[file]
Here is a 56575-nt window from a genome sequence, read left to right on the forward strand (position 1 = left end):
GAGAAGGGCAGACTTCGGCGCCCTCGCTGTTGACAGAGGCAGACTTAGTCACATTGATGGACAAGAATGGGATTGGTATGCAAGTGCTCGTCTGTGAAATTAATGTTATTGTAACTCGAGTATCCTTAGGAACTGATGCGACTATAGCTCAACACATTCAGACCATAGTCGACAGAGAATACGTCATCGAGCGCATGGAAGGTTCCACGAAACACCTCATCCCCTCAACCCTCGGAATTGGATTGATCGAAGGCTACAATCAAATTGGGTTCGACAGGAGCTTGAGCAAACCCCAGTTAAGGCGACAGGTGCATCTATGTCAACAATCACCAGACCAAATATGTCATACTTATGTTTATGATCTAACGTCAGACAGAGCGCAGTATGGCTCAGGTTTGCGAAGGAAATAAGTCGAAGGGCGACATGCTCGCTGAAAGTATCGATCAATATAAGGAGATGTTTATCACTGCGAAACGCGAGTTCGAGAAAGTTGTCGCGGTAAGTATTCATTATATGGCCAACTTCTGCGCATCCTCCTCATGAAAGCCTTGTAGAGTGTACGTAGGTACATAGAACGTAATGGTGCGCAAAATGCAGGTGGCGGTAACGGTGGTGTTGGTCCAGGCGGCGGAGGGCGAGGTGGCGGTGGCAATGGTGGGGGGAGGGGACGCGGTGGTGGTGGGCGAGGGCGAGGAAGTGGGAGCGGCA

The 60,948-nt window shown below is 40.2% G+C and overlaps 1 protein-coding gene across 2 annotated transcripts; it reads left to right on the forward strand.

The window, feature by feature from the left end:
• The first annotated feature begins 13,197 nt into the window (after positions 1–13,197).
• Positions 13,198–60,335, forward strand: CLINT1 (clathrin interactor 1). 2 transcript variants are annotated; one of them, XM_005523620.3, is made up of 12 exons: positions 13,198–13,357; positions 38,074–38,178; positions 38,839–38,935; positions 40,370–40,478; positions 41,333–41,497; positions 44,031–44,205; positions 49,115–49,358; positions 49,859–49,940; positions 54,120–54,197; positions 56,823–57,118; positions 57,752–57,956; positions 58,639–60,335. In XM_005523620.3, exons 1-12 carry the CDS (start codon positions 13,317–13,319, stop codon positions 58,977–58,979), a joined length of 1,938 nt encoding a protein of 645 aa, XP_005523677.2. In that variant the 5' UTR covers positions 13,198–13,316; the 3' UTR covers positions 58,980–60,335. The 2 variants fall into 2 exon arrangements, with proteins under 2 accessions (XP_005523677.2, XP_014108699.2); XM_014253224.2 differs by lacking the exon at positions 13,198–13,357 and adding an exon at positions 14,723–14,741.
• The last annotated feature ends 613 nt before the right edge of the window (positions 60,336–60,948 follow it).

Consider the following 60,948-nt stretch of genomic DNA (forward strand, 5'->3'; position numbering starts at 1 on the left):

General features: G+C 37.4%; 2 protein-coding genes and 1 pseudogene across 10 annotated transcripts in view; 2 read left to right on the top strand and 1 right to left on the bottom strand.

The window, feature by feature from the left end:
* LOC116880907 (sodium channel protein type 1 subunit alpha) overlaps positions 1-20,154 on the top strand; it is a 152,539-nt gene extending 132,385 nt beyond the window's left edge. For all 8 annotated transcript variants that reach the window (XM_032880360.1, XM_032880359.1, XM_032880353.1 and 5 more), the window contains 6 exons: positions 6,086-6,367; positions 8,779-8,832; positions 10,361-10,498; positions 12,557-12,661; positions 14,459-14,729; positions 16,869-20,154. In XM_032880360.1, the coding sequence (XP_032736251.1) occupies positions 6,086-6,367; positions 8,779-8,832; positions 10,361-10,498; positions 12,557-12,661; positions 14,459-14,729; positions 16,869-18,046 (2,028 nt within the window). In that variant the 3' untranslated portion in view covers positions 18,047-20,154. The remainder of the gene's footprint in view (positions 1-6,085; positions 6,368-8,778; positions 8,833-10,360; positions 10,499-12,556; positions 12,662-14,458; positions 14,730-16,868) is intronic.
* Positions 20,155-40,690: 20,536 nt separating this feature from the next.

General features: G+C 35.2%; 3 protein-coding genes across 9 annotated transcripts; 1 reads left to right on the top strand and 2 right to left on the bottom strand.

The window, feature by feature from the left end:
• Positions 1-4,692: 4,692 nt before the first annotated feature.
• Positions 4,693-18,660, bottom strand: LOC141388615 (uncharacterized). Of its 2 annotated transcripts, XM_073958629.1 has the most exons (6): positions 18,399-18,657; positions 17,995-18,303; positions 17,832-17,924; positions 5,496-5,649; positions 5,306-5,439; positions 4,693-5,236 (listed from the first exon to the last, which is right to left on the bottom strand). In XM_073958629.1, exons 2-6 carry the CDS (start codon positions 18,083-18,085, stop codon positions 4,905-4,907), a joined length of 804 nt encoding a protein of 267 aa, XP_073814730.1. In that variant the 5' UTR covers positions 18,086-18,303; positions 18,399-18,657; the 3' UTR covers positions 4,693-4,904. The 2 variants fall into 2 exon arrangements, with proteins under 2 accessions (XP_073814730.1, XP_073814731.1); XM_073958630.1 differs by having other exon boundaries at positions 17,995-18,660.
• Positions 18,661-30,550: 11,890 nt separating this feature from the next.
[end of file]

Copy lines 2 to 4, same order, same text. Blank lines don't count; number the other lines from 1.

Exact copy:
GAGAAGGGCAGACTTCGGCGCCCTCGCTGTTGACAGAGGCAGACTTAGTCACATTGATGGACAAGAATGGGATTGGTATGCAAGTGCTCGTCTGTGAAATTAATGTTATTGTAACTCGAGTATCCTTAGGAACTGATGCGACTATAGCTCAACACATTCAGACCATAGTCGACAGAGAATACGTCATCGAGCGCATGGAAGGTTCCACGAAACACCTCATCCCCTCAACCCTCGGAATTGGATTGATCGAAGGCTACAATCAAATTGGGTTCGACAGGAGCTTGAGCAAACCCCAGTTAAGGCGACAGGTGCATCTATGTCAACAATCACCAGACCAAATATGTCATACTTATGTTTATGATCTAACGTCAGACAGAGCGCAGTATGGCTCAGGTTTGCGAAGGAAATAAGTCGAAGGGCGACATGCTCGCTGAAAGTATCGATCAATATAAGGAGATGTTTATCACTGCGAAACGCGAGTTCGAGAAAGTTGTCGCGGTAAGTATTCATTATATGGCCAACTTCTGCGCATCCTCCTCATGAAAGCCTTGTAGAGTGTACGTAGGTACATAGAACGTAATGGTGCGCAAAATGCAGGTGGCGGTAACGGTGGTGTTGGTCCAGGCGGCGGAGGGCGAGGTGGCGGTGGCAATGGTGGGGGGAGGGGACGCGGTGGTGGTGGGCGAGGGCGAGGAAGTGGGAGCGGCA

The 60,948-nt window shown below is 40.2% G+C and overlaps 1 protein-coding gene across 2 annotated transcripts; it reads left to right on the forward strand.

The window, feature by feature from the left end: